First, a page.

In each case, a tiny firm became dangerously over-reliant on a single client. That can’t be healthy at the best of times – when shareholders are involved, it should set the alarms ringing. But as is so often the case, City analysts did not seem to notice.
In the case of Versailles, and its charismatic founder Carl Cushnie, sentenced this week for defrauding investors, steps were in hand to replace Nunn Hayward with a mid-tier firm. It was too little, too late, and the subsequent Joint Disciplinary Scheme investigation, led by executive counsel Chris Dickson, pulled no punches.
Nunn Hayward was severely reprimanded and ordered to pay £125,000 in fines and costs, while Tom Dales, the engagement partner, was excluded from ICAEW membership. Curiously enough, the firm’s website makes no reference to this shameful episode, instead trumpeting the slogan: ‘People profit from our experience.’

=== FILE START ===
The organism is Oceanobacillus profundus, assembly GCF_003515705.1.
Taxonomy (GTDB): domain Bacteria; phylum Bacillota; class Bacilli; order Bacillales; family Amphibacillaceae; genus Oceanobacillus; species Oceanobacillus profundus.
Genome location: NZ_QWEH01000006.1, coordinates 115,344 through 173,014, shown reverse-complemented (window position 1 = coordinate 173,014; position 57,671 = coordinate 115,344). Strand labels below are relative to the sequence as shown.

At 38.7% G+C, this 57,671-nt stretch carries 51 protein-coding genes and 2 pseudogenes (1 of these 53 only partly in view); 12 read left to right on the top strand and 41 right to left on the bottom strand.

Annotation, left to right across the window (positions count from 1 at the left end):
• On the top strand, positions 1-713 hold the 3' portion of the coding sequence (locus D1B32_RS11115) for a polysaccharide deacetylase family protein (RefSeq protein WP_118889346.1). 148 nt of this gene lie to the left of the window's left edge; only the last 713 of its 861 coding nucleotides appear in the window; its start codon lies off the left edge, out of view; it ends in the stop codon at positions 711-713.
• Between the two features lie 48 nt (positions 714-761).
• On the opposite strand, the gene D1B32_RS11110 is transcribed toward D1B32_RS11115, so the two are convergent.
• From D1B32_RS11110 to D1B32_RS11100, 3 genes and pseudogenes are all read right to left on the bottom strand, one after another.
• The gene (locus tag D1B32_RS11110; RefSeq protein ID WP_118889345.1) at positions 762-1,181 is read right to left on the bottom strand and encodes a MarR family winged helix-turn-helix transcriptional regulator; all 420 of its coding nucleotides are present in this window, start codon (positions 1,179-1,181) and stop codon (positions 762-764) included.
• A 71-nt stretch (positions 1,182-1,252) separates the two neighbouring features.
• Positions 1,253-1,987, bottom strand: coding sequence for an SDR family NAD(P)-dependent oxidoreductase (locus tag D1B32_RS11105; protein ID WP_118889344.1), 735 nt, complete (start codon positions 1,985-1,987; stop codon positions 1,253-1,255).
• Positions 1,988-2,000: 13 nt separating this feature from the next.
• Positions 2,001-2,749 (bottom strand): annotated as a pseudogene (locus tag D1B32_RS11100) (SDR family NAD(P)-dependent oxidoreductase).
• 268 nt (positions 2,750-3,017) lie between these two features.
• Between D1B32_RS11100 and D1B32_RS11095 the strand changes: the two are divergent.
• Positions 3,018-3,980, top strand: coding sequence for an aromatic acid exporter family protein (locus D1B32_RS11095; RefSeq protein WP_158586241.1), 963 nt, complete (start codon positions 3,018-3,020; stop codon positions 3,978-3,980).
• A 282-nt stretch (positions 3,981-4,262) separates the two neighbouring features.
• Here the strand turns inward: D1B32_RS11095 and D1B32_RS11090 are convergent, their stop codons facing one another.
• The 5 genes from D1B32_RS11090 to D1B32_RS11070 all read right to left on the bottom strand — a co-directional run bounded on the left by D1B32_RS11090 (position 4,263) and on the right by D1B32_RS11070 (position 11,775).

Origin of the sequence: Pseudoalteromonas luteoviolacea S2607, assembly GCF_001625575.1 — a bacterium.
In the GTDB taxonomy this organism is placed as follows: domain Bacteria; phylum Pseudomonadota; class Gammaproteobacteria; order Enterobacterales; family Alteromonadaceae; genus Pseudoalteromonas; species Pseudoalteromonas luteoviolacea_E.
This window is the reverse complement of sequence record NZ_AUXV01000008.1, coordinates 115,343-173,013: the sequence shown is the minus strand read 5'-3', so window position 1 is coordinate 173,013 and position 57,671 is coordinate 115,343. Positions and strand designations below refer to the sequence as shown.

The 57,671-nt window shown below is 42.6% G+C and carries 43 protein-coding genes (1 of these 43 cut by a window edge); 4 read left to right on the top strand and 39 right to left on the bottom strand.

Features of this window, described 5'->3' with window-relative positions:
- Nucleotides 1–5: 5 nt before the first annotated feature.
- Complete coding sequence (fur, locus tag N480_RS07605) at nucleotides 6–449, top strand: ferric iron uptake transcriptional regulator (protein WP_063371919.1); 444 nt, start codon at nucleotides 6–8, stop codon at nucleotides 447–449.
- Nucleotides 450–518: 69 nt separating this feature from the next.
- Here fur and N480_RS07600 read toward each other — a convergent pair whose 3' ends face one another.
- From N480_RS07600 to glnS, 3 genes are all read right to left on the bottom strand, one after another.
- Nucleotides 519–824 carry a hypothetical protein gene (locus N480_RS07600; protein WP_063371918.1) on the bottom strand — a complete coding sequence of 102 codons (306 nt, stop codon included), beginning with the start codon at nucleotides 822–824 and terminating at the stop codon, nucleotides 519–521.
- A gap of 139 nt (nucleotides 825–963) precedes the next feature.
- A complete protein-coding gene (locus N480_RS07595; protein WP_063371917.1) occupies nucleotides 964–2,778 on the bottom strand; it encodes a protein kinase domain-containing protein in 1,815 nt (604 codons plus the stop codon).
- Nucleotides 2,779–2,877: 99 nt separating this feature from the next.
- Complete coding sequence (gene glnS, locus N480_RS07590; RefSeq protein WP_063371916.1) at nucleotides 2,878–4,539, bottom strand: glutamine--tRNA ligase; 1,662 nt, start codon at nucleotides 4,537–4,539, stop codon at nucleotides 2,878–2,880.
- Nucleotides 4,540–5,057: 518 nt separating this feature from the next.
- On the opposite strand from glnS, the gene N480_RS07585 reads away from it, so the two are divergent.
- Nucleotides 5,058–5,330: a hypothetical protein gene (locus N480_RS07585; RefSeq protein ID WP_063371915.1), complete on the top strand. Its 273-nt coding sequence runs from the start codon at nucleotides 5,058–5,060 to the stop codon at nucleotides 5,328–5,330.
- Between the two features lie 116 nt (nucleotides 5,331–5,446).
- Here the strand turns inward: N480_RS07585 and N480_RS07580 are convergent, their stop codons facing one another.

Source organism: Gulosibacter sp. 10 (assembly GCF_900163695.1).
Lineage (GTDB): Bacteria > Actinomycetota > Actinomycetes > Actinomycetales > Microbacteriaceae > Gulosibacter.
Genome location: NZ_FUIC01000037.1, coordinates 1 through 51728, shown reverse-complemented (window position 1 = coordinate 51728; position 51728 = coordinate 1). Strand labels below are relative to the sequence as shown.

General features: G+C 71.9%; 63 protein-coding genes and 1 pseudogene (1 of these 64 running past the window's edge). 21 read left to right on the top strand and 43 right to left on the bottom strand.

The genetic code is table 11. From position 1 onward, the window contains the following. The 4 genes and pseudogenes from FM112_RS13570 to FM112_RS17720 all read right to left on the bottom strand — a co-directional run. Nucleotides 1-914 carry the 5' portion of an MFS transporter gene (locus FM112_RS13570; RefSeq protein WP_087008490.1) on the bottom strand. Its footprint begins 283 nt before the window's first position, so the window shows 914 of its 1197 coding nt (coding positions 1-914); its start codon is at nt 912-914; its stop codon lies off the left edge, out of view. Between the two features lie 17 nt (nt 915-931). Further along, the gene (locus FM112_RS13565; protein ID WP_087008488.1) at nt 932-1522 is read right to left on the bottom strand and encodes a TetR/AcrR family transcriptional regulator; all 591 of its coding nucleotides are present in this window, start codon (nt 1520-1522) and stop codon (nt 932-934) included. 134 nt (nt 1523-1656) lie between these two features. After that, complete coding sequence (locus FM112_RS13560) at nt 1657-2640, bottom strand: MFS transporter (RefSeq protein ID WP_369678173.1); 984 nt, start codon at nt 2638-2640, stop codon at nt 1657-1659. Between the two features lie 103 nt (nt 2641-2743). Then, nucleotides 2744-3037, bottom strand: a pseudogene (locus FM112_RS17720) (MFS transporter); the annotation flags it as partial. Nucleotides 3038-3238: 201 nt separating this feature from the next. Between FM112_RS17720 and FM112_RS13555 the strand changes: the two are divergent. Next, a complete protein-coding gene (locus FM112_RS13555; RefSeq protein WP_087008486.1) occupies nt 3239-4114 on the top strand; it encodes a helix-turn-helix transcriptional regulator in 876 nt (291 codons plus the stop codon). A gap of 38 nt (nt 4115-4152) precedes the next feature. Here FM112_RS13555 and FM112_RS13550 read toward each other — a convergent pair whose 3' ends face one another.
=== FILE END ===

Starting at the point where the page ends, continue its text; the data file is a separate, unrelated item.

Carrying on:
Bird Luckin is just as bad, describing itself as ‘a unique firm of accountants who can help you maximise that business potential’. It has just been severely reprimanded by the JDS for signing off a £90m profit that was really a £56m loss.
Some things are just bad luck. Stoy Hayward had a run of disasters in the late eighties with clients such as Roger Levitt (disgraced), Asil Nadir (ran away) and Sock Shop (went bust). But the firm managed to reinvent itself.
Nunn Hayward and Bird Luckin have learnt their lesson. But they’ve done the profession no favours.
- Jon Ashworth, business features editor at The Times.
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